Truth v. Repetition

Something curious is happening in Berkeley. Protestors keep shutting down speeches. The irony is that Berkeley is home of the "Free Speech Movement", and even of the "Free Speech" café. What is it that makes a place like Berkeley celebrate free speech, even while they try their very hardest to stop others from having it?

In America, free speech has a specific protection under the Bill of Rights, but it has a less-specific and more important meaning that everybody knows: you should be able to speak your mind without fear, because that's a good principle for a society to have. Until recently I would've called this a universal American principle.

You can track the erosion of free speech through the Wikipedia edit history. Recently, free speech was a "political right to communicate one's ideas", ensconced in the Universal Declaration of Human Rights; up until it became merely "the right to articulate one's opinions and ideas without fear of government retaliation or censorship". The subtext being: if you say something I don't like, the government still won't beat you, but now the mob I join might. It takes a lot of contortionism to put this forward as an ideal anyone has had ever, but the regularity with which you see people attempting it makes you wonder what's going on.

Naturally, few want to admit that they are straight up violating the principles of free speech. Each time a speaker is shut down, we're reminded that the speaker can speak, just not there (where they have an audience), on this occasion, and with those words (words somebody finds disagreeable). As with any good lie, the individual instances border on the believable, yet over time a pattern emerges that shows that, no, this is really just about suppression of speech.

It is an innate human reaction to want to wall off depictions we don't like, as natural as feeling hungry at the start of the day. And this innate urge is in direct contention with the need for free speech in a "free" society.

Whether or not this urge had any evolutionary purposes, it has a very specific effect: in shutting down speech, you alter public perception. And by altering public perception, you can bend reality to your will. Controlling perception literally makes the world more in line with your desires, as unbelievable as that sounds.

The reason this works at all is the public is actually pretty bad at separating truth from falsehood. What the public is good at is weighing which claims are repeated the most and accepting those as the truth. When citizens are honest and given equal representation, this system works well. When they are dishonest and disproportionately represented, the system breaks down and the lies outweigh the truth.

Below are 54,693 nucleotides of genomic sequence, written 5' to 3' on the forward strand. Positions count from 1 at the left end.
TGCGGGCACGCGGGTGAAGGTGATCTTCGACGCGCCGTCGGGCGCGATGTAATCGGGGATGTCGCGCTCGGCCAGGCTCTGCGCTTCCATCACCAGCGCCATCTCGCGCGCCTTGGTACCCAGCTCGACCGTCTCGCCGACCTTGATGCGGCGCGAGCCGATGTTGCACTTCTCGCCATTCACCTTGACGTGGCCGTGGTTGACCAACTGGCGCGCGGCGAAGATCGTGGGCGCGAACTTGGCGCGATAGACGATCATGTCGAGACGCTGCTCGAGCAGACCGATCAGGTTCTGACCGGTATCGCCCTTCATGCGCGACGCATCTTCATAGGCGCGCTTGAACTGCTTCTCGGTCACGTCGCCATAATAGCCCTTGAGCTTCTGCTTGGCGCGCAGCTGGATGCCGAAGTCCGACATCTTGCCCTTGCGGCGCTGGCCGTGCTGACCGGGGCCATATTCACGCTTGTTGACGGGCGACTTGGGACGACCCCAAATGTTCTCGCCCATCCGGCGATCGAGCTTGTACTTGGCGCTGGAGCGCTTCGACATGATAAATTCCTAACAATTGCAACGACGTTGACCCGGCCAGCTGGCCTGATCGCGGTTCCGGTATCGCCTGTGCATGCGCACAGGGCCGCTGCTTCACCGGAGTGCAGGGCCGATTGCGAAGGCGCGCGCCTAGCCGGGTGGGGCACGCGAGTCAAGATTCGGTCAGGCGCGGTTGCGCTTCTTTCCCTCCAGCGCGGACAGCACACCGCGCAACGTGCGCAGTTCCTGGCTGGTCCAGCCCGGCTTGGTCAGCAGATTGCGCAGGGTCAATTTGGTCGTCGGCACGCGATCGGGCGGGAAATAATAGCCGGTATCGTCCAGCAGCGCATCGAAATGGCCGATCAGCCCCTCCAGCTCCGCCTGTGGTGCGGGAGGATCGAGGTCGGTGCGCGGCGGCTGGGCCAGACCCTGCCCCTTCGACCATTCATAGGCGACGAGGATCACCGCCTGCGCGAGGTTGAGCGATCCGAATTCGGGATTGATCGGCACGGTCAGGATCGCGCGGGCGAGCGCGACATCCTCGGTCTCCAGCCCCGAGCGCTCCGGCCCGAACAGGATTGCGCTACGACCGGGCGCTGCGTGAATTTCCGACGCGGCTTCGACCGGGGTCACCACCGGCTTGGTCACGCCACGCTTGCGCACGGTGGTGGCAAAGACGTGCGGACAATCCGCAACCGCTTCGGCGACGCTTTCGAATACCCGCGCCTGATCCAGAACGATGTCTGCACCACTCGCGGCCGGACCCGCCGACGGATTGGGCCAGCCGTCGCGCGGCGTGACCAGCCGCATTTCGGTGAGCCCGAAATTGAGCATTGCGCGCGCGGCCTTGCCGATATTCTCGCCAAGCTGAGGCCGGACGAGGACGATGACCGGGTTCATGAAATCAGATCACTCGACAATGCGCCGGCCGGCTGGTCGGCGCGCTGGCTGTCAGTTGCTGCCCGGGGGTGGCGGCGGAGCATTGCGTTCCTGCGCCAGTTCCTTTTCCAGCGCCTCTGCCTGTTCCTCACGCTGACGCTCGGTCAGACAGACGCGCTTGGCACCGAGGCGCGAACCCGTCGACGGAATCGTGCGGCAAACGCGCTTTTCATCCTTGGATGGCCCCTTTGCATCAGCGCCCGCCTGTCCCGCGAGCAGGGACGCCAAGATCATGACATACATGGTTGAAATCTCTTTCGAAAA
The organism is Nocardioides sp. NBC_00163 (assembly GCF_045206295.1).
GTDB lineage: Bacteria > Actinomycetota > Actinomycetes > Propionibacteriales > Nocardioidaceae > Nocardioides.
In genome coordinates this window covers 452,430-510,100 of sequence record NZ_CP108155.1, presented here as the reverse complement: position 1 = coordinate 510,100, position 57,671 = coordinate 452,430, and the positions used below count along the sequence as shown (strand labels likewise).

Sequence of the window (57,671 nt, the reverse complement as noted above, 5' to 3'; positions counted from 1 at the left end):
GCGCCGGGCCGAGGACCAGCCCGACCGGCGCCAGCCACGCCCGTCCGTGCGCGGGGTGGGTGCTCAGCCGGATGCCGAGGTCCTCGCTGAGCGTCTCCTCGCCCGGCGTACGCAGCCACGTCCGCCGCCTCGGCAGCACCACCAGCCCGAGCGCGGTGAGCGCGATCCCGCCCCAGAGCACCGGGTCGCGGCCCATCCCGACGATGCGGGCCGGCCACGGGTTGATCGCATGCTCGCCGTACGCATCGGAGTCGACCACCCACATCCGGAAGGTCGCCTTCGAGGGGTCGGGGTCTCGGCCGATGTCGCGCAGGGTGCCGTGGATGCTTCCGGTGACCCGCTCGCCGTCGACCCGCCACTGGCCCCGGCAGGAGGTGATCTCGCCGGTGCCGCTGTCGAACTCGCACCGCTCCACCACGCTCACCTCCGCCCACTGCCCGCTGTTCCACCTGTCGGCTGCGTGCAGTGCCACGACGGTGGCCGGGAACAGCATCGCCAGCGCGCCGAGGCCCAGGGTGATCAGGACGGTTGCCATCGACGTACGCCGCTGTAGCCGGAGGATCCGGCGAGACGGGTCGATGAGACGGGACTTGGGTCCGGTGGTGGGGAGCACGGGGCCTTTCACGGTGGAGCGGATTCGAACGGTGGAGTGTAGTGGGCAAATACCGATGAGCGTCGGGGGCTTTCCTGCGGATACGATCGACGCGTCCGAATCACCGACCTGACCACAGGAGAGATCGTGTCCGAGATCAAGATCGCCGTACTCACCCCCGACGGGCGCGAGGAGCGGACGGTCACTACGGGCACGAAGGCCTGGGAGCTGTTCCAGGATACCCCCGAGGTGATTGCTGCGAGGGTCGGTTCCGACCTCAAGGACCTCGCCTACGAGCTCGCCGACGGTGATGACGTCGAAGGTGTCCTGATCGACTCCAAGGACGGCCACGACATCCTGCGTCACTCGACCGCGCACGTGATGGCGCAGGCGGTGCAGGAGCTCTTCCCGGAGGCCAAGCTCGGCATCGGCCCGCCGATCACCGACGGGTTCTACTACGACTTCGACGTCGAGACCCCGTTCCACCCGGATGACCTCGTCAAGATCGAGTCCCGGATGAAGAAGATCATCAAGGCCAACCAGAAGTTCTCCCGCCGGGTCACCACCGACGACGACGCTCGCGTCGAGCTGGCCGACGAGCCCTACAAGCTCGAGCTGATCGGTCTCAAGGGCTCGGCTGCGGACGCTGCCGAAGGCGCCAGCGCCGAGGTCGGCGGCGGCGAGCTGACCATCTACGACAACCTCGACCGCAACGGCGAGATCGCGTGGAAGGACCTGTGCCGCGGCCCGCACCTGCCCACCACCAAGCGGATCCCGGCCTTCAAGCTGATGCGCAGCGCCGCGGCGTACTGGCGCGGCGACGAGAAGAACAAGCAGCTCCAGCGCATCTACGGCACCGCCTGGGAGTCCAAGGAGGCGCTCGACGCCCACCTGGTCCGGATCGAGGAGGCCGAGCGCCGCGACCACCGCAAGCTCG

What gets repeated most often is what the public accepts as fact. If you are trying to get the public to accept a lie (or to accept the truth for that matter) you can do one of two things: you can either say your message over again, or you can try to silence the message of your opponents.

This is a starkly different worldview than we're used to. What this says is that the public forum is an arena where messages, often deliberate lies, compete to be the loudest. What we're used to is something different entirely: it is the idea that the public forum is a cooperative endeavor where good-faith ideas jockey to determine the truth, and the winner is selected based on accuracy, and some likelihood of furthering a shared agenda. This idea is core to the Anglo-American tradition. It shows through in a remark from 1942 by Justice Murphy:

...such utterances are no essential part of any exposition of ideas, and are of such slight social value as a step to truth...
Justice Murphy delivering the U.S. Supreme Court's majority opinion in Chaplinsky v. New Hampshire, 1942

This statement, which I assume was valid in 1942, is outdated. Today's participants come to the forum deaf to any truth but their own self-interest. Whatever time isn't spent on trumpeting their message is spent on suppressing the actual truth. The forum is not a marketplace of ideas anymore: it is a one-way conduit for misleading the public.

By the 1970s Buckminster Fuller sensed that something had changed. He went so far as to suggest that World War Three had started at the close of WW2, that its means were "invisible psychological warfare", and that it was ongoing to the present. Now Buckminster Fuller, while a genius, was also an eccentric, and his idea sounds a tad tinfoil-hat. We are tempted to dismiss it outright, that is, until we remember how often the tinfoil-hats have been right lately.